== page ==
Trump’s conspicuous contradictions and his oft-criticized habit of staking out multiple positions on a single issue result in a gigantic number of resulting messaging options that creates a huge advantage for a firm like Cambridge Analytica: for every voter, a different message. Mathematician Cathy O’Neil had already observed in August that “Trump is like a machine learning algorithm” that adjusts to public reactions. On the day of the third presidential debate between Trump and Clinton, Trump’s team blasted out 175,000 distinct variations on his arguments, mostly via Facebook. The messages varied mostly in their microscopic details, in order to communicate optimally with their recipients: different titles, colors, subtitles, with different images or videos. The granularity of this message tailoring digs all the way down to tiny target groups, Nix explained to Das Magazin. “We can target specific towns or apartment buildings. Even individual people.”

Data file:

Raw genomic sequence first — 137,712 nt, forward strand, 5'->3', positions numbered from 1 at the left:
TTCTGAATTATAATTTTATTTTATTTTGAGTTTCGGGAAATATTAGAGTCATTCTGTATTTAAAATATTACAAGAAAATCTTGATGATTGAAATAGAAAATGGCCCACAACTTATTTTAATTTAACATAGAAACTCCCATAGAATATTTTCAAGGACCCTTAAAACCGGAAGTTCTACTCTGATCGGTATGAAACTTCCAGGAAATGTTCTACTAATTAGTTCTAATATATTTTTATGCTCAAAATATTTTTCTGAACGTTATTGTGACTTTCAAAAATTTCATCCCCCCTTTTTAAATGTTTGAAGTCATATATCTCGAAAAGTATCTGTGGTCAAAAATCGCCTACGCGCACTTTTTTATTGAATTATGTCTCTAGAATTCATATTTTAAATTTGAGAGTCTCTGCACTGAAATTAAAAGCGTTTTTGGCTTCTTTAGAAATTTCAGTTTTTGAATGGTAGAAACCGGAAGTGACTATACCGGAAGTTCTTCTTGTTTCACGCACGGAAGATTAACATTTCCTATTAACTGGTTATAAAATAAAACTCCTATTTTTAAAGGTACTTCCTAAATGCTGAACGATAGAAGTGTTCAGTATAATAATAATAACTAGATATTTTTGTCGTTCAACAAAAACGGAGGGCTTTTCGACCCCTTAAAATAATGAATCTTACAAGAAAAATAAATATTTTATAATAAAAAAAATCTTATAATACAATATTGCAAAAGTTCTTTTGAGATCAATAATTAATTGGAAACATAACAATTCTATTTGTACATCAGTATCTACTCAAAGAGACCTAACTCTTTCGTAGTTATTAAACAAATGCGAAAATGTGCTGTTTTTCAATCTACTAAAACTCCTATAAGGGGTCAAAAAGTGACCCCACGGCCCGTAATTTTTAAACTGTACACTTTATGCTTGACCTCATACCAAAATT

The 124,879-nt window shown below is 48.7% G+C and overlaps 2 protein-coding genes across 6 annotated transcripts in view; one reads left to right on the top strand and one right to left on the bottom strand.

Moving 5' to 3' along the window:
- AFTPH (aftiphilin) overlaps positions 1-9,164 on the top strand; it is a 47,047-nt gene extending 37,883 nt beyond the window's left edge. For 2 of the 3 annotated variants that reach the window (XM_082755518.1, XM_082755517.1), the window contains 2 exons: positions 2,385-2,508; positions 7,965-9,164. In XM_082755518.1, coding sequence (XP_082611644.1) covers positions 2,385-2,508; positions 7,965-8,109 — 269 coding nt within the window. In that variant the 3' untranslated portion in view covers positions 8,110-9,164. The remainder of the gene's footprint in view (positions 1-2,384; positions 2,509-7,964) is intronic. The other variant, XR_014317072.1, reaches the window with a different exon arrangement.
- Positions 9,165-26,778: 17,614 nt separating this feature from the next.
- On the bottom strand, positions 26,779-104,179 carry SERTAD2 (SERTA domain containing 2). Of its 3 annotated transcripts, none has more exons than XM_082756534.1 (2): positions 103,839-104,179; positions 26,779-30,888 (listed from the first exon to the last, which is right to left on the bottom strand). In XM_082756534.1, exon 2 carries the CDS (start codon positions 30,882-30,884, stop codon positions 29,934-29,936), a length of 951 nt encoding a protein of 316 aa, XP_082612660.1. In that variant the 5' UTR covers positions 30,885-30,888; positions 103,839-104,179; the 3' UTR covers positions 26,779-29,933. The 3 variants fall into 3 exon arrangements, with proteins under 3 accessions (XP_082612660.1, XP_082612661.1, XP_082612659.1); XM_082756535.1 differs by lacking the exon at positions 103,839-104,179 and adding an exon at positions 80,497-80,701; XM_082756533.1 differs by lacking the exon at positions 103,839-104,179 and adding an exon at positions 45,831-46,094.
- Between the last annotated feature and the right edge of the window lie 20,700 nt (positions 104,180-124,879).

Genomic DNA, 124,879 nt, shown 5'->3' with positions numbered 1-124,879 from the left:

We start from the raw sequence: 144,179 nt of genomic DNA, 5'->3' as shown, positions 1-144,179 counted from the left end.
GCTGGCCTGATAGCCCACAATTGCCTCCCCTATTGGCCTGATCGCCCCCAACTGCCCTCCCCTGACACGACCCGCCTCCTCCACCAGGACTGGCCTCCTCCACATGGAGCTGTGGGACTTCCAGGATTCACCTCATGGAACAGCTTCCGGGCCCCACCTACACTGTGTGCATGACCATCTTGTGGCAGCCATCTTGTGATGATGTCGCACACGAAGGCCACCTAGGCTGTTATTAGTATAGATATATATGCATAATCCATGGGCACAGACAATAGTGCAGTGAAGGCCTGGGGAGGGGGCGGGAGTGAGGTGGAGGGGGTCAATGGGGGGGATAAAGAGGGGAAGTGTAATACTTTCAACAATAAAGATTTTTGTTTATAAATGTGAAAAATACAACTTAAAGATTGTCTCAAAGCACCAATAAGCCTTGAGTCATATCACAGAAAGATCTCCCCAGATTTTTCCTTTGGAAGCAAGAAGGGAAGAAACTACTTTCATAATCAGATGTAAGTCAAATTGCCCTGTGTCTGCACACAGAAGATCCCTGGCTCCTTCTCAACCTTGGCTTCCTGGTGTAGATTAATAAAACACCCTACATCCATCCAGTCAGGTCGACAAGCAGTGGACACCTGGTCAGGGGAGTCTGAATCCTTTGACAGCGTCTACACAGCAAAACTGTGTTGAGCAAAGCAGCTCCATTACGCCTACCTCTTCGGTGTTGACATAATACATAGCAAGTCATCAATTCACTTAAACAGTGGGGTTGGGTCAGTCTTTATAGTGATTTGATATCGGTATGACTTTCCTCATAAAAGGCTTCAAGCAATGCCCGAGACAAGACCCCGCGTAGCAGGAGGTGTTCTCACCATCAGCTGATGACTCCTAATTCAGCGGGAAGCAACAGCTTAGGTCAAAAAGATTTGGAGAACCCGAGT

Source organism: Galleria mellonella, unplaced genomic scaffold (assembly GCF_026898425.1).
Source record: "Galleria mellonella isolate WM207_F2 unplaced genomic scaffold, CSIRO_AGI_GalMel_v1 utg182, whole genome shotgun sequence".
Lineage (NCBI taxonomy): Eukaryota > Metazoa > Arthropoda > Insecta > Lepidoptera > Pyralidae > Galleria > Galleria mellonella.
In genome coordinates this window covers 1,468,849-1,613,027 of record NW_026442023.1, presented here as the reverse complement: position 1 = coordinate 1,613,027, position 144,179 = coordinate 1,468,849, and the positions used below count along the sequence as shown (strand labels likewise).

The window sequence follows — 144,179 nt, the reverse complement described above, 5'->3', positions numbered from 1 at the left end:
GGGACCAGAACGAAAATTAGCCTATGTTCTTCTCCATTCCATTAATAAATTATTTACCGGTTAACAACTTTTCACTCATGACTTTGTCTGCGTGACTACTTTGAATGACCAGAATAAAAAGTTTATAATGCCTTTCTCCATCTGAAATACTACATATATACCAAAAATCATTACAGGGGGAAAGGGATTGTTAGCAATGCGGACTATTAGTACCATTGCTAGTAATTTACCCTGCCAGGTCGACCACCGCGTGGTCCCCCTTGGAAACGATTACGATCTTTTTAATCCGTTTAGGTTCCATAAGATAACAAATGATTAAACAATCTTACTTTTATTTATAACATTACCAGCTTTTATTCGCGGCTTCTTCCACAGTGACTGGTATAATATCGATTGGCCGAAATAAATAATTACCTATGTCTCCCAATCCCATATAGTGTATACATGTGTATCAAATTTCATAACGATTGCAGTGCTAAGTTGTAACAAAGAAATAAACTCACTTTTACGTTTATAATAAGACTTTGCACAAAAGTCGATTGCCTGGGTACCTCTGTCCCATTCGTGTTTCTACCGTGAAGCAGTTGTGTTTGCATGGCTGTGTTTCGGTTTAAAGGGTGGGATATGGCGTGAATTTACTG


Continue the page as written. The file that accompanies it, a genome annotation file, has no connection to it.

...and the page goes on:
In the Miami neighborhood of Little Haiti, Cambridge Analytica regaled residents with messages about the failures of the Clinton Foundation after the 2010 earthquake in Haiti, in order to dissuade them from turning out for Clinton. This was one of the goals: to get potential but wavering Clinton voters—skeptical leftists, African-Americans, young women—to stay home. To “suppress” their votes, as one Trump campaign staffer bluntly put it. In these so-called “dark posts” (paid Facebook ads which appear in the timelines only of users with a particular suitable personality profile), African-Americans, for example, are shown the nineties-era video of Hillary Clinton referring to black youth as “super predators”. “Blanket advertising—the idea that a hundred million people will receive the same piece of direct mail, the same television advert, the same digital advert—is dead,” Nix begins to wrap up his presentation at the Concordia Summit. “My children will certainly never understand this concept of mass communication. Today, communication is becoming ever increasingly targeted. “The Cruz campaign is over now, but what I can tell you is that of the two candidates left in this election, one of them is using these technologies. And it’s going to be very interesting to see how they impact the next seven weeks. Thank you.” With that, he exits the stage.